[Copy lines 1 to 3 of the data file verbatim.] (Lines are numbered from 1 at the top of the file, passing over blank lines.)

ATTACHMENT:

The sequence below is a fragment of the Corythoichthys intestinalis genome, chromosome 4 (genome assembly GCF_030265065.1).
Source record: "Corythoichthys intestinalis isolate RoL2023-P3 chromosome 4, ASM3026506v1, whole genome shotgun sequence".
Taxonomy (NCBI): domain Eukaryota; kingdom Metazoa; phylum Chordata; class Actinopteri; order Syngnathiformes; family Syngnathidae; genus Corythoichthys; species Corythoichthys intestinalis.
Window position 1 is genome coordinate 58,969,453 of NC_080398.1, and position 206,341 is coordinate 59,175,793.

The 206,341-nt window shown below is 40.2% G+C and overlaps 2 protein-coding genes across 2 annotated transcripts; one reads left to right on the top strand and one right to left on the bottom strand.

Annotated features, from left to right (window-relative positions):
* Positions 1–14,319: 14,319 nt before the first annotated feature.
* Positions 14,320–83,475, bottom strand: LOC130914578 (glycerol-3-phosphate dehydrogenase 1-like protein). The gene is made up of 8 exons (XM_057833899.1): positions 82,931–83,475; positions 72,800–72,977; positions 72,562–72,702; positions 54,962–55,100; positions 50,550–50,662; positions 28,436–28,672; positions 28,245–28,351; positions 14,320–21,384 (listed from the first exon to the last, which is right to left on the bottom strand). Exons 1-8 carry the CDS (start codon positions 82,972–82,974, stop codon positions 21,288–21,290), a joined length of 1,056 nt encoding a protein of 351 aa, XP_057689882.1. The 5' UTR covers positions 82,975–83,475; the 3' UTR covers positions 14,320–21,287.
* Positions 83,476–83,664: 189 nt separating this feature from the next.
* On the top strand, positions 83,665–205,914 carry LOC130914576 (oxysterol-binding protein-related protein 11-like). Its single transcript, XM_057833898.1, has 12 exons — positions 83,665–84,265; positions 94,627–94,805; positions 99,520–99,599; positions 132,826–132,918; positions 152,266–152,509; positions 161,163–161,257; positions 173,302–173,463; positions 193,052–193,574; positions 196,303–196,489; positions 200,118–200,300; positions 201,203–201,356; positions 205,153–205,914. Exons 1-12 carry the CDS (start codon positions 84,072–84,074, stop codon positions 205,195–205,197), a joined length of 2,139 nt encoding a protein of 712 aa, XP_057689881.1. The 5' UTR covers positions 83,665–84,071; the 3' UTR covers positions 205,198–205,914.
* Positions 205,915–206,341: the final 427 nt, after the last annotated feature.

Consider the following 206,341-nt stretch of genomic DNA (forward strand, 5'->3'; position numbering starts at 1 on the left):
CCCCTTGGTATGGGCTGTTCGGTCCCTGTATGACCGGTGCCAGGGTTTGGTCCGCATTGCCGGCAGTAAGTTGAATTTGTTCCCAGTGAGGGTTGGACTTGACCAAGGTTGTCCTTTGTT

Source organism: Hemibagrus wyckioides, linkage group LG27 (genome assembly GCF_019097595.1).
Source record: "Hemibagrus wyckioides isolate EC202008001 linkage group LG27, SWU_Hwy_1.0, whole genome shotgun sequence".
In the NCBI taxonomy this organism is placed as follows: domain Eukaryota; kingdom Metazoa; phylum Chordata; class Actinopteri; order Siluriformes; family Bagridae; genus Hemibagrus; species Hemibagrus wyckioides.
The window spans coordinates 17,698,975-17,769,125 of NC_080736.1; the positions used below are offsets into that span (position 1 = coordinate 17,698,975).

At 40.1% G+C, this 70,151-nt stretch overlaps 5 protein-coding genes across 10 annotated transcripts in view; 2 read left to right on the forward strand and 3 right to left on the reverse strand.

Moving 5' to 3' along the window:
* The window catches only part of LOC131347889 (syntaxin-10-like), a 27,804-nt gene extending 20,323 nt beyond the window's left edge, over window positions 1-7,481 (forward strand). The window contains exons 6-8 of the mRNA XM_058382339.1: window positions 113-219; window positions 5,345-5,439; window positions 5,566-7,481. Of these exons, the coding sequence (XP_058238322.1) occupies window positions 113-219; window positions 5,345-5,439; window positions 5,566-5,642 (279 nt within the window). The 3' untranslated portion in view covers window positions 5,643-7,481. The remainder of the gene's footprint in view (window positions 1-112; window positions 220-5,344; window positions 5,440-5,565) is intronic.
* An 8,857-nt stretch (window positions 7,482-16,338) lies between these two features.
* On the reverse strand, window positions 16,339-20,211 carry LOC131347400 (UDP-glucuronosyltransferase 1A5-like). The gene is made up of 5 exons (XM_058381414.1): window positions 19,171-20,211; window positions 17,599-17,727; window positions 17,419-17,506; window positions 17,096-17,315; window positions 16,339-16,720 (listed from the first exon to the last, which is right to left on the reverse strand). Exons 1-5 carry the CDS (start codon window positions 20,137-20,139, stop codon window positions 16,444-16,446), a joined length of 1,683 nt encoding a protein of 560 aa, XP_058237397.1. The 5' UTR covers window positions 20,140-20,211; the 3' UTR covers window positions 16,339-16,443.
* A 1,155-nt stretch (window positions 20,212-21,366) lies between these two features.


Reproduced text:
The sequence below is a fragment of the Corythoichthys intestinalis genome, chromosome 4 (genome assembly GCF_030265065.1).
Source record: "Corythoichthys intestinalis isolate RoL2023-P3 chromosome 4, ASM3026506v1, whole genome shotgun sequence".
Taxonomy (NCBI): domain Eukaryota; kingdom Metazoa; phylum Chordata; class Actinopteri; order Syngnathiformes; family Syngnathidae; genus Corythoichthys; species Corythoichthys intestinalis.